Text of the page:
by Fr. Patrick Henry Reardon
When, at the Council of Nicaea, the Church formally determined that Pascha should always be observed on a Sunday, that determination necessarily affected the final day of Pentecost. Thus, beginning and ending on a Sunday, the whole fifty days of Pentecost began to take on some of characteristics associated with Sunday, the day of the Lord’s Resurrection.
This adjustment involved two disciplines in particular: the fast days and the posture of prayer.
First, because the entire fifty days of the Paschal season was a celebration of the Lord’s Resurrection, Christians began to observe that interval as a non-fasting period. That is to say, from the fourth century on, Christians started to omit the traditional observance of Wednesdays and Fridays as fast days; all fifty days were fast-free. St. Ambrose, in his commentary on the Gospel of Luke, explained,
“During these fifty days the Church knows no fasting, just as on Sunday, because all these days are like Sundays.”
St. Augustine wrote on the point at greater length:
“These fifty days are celebrated according to the manner of the Resurrection of our Lord—as a figure, not of work, but of rest and joy. For this reason we cease to fast, and we stand when we pray, as a sign of the Resurrection, and we sing the Hallelujah, to demonstrate that our future work will consist in the praise of God.”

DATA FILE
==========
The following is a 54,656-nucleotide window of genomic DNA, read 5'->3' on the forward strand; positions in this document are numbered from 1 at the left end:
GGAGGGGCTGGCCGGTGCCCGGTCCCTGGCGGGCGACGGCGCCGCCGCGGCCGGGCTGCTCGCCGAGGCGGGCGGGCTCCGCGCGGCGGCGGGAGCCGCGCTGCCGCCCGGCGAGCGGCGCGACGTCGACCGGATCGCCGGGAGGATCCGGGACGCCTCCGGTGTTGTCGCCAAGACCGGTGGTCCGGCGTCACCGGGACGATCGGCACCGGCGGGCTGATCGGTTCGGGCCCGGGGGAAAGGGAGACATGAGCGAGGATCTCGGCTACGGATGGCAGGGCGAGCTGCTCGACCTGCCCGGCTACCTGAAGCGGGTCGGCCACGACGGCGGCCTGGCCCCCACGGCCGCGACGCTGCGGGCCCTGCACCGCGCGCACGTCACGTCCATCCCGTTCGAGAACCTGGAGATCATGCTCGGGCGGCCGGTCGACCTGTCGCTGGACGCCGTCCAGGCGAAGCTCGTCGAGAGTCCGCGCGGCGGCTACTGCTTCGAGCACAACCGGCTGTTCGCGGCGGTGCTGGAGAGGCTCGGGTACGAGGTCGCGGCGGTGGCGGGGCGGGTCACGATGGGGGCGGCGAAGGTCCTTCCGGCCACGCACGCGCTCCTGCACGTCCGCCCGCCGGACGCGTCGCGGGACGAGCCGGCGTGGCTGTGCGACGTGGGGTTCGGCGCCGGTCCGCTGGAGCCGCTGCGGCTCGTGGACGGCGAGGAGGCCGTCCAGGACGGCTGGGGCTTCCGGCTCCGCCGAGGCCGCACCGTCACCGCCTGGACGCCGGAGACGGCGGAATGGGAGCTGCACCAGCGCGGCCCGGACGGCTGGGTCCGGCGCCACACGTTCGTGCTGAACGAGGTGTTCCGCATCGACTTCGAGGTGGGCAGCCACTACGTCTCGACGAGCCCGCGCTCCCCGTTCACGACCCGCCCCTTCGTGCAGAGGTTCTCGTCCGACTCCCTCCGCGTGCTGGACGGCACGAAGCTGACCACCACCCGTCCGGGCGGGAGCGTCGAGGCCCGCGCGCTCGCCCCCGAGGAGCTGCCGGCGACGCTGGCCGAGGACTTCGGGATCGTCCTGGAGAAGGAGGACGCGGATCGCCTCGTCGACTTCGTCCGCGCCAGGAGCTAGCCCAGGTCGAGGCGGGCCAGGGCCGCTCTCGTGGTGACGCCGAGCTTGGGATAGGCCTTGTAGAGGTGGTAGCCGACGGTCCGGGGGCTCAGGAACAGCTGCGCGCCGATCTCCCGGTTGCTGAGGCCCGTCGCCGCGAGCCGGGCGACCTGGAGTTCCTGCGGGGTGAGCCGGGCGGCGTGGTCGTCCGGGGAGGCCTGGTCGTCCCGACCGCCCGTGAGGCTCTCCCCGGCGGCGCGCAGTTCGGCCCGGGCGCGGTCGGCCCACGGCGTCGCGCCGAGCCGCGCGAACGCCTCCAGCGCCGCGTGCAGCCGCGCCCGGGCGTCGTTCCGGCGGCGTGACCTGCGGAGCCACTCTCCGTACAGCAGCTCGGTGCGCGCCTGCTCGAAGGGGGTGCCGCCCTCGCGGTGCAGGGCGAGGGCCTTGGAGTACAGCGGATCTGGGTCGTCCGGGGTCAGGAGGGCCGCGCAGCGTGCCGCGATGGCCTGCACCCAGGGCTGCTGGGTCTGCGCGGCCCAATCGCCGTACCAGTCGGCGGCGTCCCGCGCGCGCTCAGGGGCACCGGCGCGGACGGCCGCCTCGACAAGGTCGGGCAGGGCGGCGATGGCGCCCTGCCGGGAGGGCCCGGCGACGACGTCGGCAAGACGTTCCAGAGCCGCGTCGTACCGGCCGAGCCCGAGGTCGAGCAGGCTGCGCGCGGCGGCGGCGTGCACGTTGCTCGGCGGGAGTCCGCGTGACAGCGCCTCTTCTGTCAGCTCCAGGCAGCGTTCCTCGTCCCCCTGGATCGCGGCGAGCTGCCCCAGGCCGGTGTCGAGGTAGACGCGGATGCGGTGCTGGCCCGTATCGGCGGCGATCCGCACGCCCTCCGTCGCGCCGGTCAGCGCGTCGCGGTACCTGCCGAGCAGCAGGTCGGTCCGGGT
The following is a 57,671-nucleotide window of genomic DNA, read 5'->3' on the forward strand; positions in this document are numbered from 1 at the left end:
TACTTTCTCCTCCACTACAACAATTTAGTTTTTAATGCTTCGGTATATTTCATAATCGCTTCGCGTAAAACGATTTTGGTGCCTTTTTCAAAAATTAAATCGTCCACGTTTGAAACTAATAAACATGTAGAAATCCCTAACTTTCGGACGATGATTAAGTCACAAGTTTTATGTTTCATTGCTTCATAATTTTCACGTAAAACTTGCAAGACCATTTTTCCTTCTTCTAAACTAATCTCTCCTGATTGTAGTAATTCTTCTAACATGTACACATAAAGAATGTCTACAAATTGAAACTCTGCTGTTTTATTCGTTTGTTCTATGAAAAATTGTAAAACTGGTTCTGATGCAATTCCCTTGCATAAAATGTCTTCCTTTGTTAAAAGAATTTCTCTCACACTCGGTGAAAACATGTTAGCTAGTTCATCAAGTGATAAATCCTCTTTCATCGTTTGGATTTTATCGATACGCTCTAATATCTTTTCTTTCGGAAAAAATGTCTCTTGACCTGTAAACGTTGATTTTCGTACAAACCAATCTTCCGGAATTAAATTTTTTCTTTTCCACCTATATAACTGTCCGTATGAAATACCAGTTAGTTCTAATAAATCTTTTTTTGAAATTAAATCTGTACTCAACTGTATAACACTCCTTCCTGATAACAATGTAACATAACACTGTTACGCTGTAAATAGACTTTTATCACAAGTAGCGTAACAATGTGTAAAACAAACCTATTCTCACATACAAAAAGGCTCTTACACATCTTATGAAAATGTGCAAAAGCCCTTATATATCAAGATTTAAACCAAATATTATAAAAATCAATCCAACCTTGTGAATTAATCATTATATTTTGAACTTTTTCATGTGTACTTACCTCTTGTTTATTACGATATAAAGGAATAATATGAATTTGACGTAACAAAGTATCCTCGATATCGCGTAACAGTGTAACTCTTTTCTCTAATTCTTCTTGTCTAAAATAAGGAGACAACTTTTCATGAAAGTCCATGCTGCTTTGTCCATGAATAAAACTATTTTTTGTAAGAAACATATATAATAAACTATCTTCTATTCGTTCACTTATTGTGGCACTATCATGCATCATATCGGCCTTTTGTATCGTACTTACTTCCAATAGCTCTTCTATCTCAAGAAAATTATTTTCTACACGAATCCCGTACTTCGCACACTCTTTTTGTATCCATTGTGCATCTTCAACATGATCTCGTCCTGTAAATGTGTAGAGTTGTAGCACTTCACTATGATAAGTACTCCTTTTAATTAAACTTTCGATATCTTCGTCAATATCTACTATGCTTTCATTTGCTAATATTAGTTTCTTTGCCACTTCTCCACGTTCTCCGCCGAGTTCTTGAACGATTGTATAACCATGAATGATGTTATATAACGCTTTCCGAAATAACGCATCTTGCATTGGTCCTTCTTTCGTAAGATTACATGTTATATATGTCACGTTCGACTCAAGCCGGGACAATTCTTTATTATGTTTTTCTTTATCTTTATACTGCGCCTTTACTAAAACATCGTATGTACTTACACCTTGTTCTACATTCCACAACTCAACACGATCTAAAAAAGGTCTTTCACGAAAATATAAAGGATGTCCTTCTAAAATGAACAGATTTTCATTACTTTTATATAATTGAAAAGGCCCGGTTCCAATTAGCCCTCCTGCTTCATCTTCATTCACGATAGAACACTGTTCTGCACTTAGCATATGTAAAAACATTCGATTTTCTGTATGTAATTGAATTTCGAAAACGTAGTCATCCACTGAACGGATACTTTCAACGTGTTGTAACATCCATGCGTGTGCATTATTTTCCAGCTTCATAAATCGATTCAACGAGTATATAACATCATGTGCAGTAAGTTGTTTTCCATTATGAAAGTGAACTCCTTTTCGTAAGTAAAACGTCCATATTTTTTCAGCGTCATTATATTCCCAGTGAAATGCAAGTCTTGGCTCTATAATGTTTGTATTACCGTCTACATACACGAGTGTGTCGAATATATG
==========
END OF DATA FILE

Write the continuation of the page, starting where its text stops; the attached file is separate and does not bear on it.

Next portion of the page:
Second, as this text of Augustine also shows, Christians of the late fourth century began to stand to pray, all through the fifty days of the Paschal season, exactly as on Sundays. St. Basil had made the point earlier, in his treatise On the Holy Spirit:
“We pray standing on the first day of the week, but not all of us know the reason. On the day of the Resurrection we remind ourselves of the grace given to us by standing at prayer, not only because we are risen with Christ and are bound to seek those things which are above, but also because that day seems to us to be, in some way, an icon of the age which we look for.”
Late in the fourth century, a further theme attached itself to the final day of the Paschal season. This theme arose in Christian theology under the influence of a recent development in rabbinic thought. During the fourth century, as the Jerusalem Talmud when reached its final form, the Jews began to observe the Shavuot (the feast of “weeks”; cf. Leviticus 21:15-16, 21) as the day on which Moses received the Torah on Mount Sinai, and the rabbis began to refer to that day as Hag Matan Torateinu (“festival of the giving of our Torah”). In the light of Augustine’s comments quoted above, it is worth mentioning that this Jewish festival was observed exactly as a Sabbath: no work.